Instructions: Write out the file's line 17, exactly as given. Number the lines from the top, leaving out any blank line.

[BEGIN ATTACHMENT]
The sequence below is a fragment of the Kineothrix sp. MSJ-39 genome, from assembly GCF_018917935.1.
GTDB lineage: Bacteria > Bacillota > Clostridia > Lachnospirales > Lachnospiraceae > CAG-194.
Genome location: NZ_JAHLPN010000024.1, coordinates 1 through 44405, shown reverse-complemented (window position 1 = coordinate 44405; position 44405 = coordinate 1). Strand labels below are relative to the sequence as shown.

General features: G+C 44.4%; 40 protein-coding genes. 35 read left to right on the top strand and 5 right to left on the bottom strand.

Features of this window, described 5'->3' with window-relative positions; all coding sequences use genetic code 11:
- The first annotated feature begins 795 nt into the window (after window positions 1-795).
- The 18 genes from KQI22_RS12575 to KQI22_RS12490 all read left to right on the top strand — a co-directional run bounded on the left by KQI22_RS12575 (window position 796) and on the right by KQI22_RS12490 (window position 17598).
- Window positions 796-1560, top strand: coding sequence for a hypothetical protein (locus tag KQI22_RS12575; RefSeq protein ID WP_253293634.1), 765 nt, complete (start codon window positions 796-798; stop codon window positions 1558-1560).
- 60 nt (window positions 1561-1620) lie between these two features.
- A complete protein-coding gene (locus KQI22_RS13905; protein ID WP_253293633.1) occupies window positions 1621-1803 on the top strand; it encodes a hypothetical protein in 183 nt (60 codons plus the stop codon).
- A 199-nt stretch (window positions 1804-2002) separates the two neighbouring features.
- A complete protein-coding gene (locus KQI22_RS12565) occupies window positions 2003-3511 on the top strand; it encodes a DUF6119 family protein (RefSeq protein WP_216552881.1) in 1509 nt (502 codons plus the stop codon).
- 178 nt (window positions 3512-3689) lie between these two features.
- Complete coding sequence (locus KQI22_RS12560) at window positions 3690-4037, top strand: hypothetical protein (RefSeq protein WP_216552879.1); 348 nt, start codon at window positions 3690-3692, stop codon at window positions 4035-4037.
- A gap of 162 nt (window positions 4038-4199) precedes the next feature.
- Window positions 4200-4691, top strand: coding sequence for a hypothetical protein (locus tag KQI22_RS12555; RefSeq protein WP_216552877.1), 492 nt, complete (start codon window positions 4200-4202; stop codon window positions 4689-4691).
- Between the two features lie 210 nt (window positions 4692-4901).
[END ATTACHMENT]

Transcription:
- Between the two features lie 210 nt (window positions 4692-4901).